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Genetic and Rare Diseases Information Center (GARD)

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Chronic progressive external ophthalmoplegia

Other Names for this Disease
  • CPEO
  • Progressive external ophthalmoplegia
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How might chronic progressive external ophthalmoplegia be treated?

Ptosis caused by chronic progressive external ophthalmoplegia (CPEO) can be corrected by surgery, or by using glasses that have a “ptosis crutch” to lift the upper eyelids.[1] Strabismus surgery can be helpful in carefully selected patients if diplopia (double vision) occurs.[2]

Some individuals with a deficiency of coenzyme Q10 have CPEO as an associated abnormality. Coenzyme Q10 is important for normal mitochondrial function. In individuals with this deficiency, supplemental coenzyme Q10 has been found to improve general neurologic function and exercise tolerance. However, coenzyme Q10 has not been shown to improve the ophthalmoplegia or ptosis in people who have isolated CPEO.[3]
Last updated: 10/10/2013

  1. Facts About Mitochondrial Myopathies . Muscular Dystrophy Association. 2008; Accessed 11/11/2009.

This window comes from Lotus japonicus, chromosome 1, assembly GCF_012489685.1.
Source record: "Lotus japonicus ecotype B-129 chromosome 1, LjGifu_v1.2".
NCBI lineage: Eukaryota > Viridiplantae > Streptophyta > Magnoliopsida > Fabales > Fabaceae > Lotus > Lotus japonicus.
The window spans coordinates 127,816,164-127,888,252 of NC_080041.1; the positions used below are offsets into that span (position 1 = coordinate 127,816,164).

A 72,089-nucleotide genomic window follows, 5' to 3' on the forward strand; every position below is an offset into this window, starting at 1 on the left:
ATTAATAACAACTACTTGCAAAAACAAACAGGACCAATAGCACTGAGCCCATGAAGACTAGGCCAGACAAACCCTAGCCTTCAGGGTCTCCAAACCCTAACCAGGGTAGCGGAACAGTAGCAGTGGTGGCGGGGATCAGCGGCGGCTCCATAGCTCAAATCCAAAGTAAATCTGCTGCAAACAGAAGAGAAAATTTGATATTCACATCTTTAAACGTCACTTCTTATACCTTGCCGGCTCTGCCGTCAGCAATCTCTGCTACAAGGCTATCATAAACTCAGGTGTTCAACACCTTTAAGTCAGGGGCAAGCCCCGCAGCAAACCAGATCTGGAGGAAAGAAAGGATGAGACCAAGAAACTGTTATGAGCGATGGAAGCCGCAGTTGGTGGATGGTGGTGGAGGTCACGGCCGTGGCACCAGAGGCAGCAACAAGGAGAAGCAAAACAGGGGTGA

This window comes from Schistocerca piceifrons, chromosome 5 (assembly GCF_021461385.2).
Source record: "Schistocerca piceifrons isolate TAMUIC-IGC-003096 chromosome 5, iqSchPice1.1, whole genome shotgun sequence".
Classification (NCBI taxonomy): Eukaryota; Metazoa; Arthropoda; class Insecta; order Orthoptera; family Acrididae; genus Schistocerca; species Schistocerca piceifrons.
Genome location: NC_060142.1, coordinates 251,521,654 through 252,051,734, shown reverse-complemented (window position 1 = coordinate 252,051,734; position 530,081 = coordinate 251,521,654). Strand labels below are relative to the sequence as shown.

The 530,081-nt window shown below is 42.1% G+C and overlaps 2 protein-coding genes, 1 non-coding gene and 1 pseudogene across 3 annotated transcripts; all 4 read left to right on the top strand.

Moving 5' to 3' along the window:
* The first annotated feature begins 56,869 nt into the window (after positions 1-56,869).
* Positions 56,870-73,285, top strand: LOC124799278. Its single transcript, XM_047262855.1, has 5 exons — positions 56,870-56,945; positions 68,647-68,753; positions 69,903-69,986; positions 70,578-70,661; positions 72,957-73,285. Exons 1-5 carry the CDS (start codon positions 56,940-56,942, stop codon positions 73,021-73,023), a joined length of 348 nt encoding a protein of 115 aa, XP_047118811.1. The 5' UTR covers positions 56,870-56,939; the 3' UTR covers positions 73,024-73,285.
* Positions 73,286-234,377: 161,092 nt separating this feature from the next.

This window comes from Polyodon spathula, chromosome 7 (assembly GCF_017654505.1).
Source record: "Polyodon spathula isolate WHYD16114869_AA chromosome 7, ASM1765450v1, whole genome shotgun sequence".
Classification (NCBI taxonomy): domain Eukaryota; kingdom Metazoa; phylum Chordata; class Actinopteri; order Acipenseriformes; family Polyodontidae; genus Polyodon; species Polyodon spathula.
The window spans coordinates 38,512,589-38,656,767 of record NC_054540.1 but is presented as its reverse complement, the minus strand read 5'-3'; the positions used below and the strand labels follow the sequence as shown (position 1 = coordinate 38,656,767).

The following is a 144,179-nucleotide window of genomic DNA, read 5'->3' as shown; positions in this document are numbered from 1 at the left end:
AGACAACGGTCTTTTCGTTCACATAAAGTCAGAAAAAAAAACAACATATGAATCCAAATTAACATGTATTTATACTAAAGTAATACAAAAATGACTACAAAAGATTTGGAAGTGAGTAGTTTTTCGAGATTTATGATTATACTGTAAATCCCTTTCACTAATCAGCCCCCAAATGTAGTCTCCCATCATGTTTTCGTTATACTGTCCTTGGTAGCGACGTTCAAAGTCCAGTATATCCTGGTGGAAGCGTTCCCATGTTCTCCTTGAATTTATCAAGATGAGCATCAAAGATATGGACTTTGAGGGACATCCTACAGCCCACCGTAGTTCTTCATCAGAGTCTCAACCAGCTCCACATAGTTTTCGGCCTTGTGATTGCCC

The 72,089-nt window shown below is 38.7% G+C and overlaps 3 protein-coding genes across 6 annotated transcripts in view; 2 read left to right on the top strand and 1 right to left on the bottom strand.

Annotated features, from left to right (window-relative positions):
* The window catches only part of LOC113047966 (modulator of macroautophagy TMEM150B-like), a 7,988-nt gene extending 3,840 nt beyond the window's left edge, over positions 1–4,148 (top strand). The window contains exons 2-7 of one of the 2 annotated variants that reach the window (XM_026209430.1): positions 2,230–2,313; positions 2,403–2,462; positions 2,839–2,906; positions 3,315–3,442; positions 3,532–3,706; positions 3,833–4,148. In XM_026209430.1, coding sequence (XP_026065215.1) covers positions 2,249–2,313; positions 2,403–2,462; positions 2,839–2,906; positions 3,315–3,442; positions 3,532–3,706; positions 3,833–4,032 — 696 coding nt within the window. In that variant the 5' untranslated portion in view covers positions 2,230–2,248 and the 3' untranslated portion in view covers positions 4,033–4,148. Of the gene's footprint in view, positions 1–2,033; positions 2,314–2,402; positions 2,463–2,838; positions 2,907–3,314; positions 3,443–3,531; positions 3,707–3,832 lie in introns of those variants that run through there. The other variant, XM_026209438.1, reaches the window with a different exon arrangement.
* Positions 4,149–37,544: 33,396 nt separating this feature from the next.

2. Hampton, Roy. Chronic Progressive External Ophthalmoplegia. eMedicine. 2008; Accessed 11/11/2009.
  3. DiMauro, Salvatore, and Michio Hirano. Mitochondrial DNA Deletion Syndromes. GeneReviews. 2006;

Management Guidelines

  • GeneReviews provides a current, expert-authored, peer-reviewed, full-text article on mitochondrial disorders, including CPEO. GeneReview articles describe the application of genetic testing to the diagnosis, management, and genetic counseling of patients with specific inherited conditions.

Clinical Trials & Research for this Disease

  • The U.S. National Institutes of Health, through the National Library of Medicine, developed to provide patients, family members, and members of the public with current information on clinical research studies. There is a study titled Screening Study for the Evaluation and Diagnosis of Potential Research Participants which may be of interest to you. To find this trial, click on the link above.
  • The Research Portfolio Online Reporting Tool (RePORT) provides access to reports, data, and analyses of research activities at the National Institutes of Health (NIH), including information on NIH expenditures and the results of NIH-supported research. Although these projects may not conduct studies on humans, you may want to contact the investigators to learn more. To search for studies, click on the link and enter the disease name in the "Terms Search" box. Then click "Submit Query".